Hello, Dear Readers - happy Thursday. I hope everyone's having a good week so far?
Today's big news is that as of right now the new SHADOWS ON THE MOON with extra content is officially on sale - so if you've always wanted to know what happens after the end of the story... get in there because this is your chance. And BAREFOOT ON THE WIND has not only been recommended on this amazing list of Spooky Reads For Autumn and Winter Nights from BookTrust, but shortlisted for the Highgate Wood School Book Award (in two different categories, no less) which is sweet and humbling at the same time.
Now, before I do anything else, I want to say a massive thank you to everyone who left comments, emailed, facebooked or tweeted me with mesages of support after my news about Finn. Each message meant something to me, and it did - and does - help.
With that in mind, I decided to let you all know that I eventually had to veto the idea of chemo for Finn. I was really desperate to try it - it's carefully calibrated to cause minimal side effects and might have offered Finn between another six months to a year of life. But then the vet brought up an issue which isn't negotiable - the treatment itself takes six months, during which time it's a rule that owners must 'avoid direct contact' with their pet, due to the toxic nature of the drugs involved. Which means: no stroking or cuddles, no letting them up on the furniture with you or to sleep on the bed, no kisses on the snout, no absentmindedly patting their ears when they lie with their head on your knee while you read. No bathing them or grooming them, even, unless you can do it with gloves on.
Finn has literally never in his entire life been treated that way. Not when he somehow managed to roll in fox droppings three times in one day. Not even when he stayed with my mum for the first time and chewed the ears off her limited edition Steiff Teddy Bear. He sulks when strangers on the street don't stop to give him fuss. If I suddenly cut off 90% of physical contact with him, he can't be expected to understand why it's happening, and I honestly believe it would break his heart. It would definitely break mine. I can't bear the thought of turning away and refusing to give him the love and physical affection he'd desperately need during a period when he would feel very ill and anxious. I do want him with me as long as possible - but only if he's happy and feels safe and loved.
So instead, he's on strong steroids, which will help to manage his symptoms for now, and some painkillers. He's perked up considerably, is enjoying short walks again, and is generally waggy and bright-eyed, which is what I want his last weeks or months to be like. It's his favourite season, and when I was able to watch him snuffling cheerfully through the fallen leaves, and then rolling around on the kitchen floor while I was drying him with a warm towel (another of his favourite things), I knew I'd made the right choice. The vet says that there's no way, with this course of treatment, to know how long it will work. So I just have to keep a close eye on him and make sure his comfort is my top priority.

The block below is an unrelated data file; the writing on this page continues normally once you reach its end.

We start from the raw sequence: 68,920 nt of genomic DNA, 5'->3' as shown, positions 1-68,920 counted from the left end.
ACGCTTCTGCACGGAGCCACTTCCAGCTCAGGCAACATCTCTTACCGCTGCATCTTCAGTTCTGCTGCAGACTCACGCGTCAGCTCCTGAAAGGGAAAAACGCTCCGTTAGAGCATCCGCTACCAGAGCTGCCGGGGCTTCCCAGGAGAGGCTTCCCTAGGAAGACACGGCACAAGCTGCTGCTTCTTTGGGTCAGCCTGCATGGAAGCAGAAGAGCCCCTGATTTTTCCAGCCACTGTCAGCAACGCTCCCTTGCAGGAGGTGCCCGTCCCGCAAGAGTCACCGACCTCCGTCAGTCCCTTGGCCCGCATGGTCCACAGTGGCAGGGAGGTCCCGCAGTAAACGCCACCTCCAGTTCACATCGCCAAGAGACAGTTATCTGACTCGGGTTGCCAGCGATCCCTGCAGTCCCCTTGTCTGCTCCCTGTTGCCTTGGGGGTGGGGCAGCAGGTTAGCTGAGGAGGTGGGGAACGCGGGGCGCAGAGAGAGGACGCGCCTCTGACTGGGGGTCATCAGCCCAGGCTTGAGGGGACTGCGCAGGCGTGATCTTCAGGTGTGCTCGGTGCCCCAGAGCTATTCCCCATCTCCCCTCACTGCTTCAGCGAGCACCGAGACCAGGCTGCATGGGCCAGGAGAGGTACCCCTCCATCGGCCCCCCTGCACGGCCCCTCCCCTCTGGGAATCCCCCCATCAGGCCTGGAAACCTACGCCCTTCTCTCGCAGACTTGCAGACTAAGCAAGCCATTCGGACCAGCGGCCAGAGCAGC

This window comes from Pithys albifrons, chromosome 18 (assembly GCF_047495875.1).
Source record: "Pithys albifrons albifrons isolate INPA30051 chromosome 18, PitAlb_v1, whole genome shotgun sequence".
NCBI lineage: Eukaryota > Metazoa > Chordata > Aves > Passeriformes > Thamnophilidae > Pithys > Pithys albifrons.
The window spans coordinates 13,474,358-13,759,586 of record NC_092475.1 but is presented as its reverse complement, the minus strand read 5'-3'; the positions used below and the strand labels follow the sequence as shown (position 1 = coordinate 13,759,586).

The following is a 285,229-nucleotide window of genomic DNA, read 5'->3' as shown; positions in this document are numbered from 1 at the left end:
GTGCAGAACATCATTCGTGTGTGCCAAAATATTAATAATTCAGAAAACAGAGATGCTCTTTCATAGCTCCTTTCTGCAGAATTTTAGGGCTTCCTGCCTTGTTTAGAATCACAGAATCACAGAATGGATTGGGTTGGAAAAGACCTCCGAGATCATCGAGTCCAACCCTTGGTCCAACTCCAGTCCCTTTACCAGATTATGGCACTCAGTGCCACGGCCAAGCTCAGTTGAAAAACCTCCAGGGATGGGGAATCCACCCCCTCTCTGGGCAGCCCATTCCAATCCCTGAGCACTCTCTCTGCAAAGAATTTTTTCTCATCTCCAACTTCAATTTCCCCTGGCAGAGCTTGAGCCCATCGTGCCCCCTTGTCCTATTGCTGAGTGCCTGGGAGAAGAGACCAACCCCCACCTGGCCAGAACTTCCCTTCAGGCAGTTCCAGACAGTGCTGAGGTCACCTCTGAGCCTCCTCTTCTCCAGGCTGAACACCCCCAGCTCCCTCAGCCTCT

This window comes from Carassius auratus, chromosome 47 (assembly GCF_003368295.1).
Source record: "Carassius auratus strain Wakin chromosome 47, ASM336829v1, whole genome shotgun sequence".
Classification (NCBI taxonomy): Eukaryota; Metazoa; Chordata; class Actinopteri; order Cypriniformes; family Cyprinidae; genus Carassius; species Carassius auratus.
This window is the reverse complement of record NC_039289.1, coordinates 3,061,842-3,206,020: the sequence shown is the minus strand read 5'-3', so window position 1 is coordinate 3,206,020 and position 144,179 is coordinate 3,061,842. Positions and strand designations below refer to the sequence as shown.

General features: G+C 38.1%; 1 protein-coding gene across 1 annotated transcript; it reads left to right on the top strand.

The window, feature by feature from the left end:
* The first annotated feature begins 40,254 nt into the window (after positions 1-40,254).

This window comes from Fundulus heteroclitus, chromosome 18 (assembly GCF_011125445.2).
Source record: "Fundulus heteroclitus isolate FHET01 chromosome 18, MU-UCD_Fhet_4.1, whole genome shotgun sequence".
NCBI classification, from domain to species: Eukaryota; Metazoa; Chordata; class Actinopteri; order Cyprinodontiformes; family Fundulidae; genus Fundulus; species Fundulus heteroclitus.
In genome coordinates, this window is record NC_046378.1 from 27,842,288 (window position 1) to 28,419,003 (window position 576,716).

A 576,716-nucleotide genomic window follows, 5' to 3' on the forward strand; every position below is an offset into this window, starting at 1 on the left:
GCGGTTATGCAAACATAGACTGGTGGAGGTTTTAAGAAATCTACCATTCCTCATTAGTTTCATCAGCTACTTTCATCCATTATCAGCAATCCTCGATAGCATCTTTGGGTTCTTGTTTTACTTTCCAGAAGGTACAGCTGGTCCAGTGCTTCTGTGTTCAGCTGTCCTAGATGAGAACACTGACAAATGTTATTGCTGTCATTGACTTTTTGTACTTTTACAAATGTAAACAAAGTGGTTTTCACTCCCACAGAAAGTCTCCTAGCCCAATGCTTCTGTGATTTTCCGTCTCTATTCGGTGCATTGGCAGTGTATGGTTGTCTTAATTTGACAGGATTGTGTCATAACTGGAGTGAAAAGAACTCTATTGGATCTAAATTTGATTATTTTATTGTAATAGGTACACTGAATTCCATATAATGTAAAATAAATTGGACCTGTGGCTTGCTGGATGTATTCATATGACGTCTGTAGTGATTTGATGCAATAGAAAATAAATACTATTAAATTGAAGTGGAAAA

OK, now that's out of the way - another update, this one on NaNoWriMo. As many of you know from the blog and twitter, I was gearing up for a massive NaNo effort this year and basically wanted to use it to both get my mind off worrying about Finn AND finish my current project if possible.
But the NaNo-Curse (which in previous years took the form of the NaNo-Virus and the NaNo-Slipped-Disc) struck again on Tuesday when I woke up in the middle of the night with a blinding migraine. The migraine didn't begin to ease up until late on Tuesday, and I still had a horrible headache, funny vision, dizziness and the ever-delightful nausea when I woke up yesterday morning (and everytime I started thinking about the words I SHOULD have been writing, my blood pressure went up and my eyeball responded with the kind of warning throb that made me strongly suspect it might just explode if I pushed the issue).
I'm feeling a lot better now, but still fragile and light sensitive, which means that squinting at either a backlit screen or even my own crabbed handwriting in a notebook for hours at a time isn't going to be a good idea for another day or two. And that's pretty much put the kibosh on all my good intentions.
Realistically, I know that I could still catch up if I went Hell for leather and really pushed myself over the next week. But I also know that my migraines tend to increase in frequency and severity when I'm stressed out - and I'm pretty stressed out even before bringing NaNo into things. I don't really want to turn National Novel Writing Month into Zolah Tortures Herself And Has No Fun Month.
HOWEVER. I was already being a NaNo Rebel, what with working on a WIP rather than a completely fresh manuscript. So even if I can't get to the official finish-line of 50,000 in November, I figure I can still be a part of NaNo and just try to write as much as possible this month.
I'm going to begin afresh this weekend - and my new plan is to try something a bit different for me, and write non-linearly. I'll pick any scenes from my synopsis that strongly appeal to me (without regard to where they come in the plot) start wherever I want to and finish when I run out of things to write. If I end up with a whole bunch of random scenes that need arranging into order and stitching into a whole, fine. If I end up getting carried away and writing from the middle to the end, fine. If I end up with a bit of a middle, part of an end, and some other random chapters that I need to sort out, also fine. Just as long as I end up with a nice fat chunk of words by December 1st.
I know some of you guys were tempted into NaNo this year - how are things going for you so far? Let me know in the comments. I'll update you again next week and we can celebrate or commiserate as appropriate. Take care, and read you later folks.